''In our deeply interconnected world, understanding and appreciation of diversity of religions is critical in fostering a culture of genuine tolerance and peaceful coexistence,'' reads a letter from his India-based office to FIU President Modesto A. Maidique. ``If the department were to close down, it will not be easy to rebuild it.''
Closing the department, which has about 125 undergraduate and graduate students and 12 full-time faculty members, would save $600,000 a year. FIU has a $642 million total operating budget.
''I'm astounded,'' said Nathan Katz, a religious studies professor who has been at the forefront of a campaign to save the department and wrote His Holiness the Dalai Lama in early April. Katz said he has spoken to Maidique and that the university will accept the offer.
The donation alone will not save the department, Katz said, adding that the department plans more fundraising and has invited the Dalai Lama to visit the university as early as the fall. The spiritual and political leader has visited FIU before: in 1999, when he received an honorary doctorate of divinity, and in 2004.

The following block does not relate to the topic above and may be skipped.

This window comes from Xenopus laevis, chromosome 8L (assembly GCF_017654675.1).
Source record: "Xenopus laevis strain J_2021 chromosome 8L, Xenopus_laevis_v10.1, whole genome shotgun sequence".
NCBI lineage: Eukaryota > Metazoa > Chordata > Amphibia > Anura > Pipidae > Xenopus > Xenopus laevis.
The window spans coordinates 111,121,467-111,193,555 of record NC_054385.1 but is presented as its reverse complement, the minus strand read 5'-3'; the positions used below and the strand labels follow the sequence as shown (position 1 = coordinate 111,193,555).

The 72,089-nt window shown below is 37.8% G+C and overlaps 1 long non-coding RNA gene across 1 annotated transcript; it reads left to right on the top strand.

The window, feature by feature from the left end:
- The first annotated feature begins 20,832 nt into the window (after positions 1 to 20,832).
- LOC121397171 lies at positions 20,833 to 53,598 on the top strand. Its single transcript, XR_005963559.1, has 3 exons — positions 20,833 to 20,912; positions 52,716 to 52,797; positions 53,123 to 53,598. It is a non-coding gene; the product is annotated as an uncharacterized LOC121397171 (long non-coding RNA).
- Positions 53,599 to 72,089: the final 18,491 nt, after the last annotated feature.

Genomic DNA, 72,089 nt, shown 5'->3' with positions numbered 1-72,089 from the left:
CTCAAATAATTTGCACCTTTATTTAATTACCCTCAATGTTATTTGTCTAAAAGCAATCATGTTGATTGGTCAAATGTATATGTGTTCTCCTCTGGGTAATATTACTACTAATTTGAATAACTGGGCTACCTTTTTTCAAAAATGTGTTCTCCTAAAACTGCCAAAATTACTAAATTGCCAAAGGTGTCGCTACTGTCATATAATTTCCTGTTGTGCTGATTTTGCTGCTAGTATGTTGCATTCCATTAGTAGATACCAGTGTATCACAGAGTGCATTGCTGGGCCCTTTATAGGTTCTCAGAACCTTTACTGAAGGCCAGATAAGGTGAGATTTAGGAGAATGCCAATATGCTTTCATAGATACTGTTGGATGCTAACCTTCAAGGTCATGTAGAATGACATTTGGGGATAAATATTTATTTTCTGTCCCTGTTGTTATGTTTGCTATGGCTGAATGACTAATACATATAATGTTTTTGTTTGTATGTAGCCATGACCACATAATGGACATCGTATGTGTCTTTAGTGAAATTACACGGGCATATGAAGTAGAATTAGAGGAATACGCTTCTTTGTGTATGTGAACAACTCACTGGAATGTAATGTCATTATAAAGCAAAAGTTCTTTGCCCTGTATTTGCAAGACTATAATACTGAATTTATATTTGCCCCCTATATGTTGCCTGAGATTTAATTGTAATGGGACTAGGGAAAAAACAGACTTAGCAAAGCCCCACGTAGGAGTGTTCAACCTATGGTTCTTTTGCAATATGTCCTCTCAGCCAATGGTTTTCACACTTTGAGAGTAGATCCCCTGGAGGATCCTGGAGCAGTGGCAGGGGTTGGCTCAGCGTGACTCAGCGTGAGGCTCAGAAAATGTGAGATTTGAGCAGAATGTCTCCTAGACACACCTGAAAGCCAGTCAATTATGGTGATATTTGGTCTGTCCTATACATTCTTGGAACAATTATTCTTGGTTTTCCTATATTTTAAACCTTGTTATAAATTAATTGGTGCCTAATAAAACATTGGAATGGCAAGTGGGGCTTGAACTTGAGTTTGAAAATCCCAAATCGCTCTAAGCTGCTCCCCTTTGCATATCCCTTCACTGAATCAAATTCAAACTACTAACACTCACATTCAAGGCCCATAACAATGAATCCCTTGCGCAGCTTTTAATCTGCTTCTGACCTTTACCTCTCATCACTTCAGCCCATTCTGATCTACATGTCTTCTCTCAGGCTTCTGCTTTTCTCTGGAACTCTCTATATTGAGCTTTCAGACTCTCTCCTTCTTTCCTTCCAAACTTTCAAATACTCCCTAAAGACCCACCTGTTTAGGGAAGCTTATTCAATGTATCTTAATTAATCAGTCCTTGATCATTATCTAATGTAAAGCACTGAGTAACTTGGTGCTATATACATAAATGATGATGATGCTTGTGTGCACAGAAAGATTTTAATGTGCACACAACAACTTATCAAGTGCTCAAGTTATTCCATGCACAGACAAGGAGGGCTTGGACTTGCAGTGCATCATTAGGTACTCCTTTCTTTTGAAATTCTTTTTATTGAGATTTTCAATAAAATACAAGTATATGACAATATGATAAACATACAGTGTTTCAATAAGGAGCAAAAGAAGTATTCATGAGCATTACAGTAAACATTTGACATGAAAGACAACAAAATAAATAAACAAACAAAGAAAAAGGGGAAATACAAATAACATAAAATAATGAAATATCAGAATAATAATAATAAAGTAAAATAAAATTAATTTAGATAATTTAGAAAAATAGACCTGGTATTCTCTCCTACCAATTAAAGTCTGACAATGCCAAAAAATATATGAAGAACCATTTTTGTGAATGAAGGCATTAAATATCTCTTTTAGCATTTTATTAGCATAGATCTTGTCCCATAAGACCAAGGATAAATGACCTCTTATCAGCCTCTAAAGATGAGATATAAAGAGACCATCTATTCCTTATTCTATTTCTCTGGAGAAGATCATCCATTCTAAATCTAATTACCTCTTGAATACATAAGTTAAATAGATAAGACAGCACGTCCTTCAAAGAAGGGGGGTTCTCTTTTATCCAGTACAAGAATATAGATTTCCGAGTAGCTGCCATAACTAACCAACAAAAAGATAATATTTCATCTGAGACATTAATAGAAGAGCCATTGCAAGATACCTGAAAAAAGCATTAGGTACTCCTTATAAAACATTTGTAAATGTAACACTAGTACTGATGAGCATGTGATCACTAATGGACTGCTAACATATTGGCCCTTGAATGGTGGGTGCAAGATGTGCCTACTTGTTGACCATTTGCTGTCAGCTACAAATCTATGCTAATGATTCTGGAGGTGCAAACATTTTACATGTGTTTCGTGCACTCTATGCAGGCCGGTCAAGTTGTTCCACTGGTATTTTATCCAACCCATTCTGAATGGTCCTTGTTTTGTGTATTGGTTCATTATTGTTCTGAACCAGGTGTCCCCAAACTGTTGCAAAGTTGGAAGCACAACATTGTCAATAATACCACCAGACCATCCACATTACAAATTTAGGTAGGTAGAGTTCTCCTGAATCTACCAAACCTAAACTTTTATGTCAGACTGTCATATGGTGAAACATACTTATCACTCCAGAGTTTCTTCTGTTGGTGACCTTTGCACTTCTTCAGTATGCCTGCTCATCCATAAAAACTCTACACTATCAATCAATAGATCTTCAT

Katz, who studies Judaism and Buddhism in India, first met His Holiness the Dalai Lama in 1973 as a student in India and has developed a personal relationship with him since.
Other FIU departments scheduled to close are Recreation and Sports Management and Athletic Training. Another 16 degrees that are mostly in the College of Education and have single-digit enrollment will also be eliminated, saving another $400,000 a year. Millions more would be saved by cutting academic affairs expenses, such as library purchases.
FIU trustees will vote on the full slate of cuts June 12.
Theodore D. Karantsalis contributed to this report.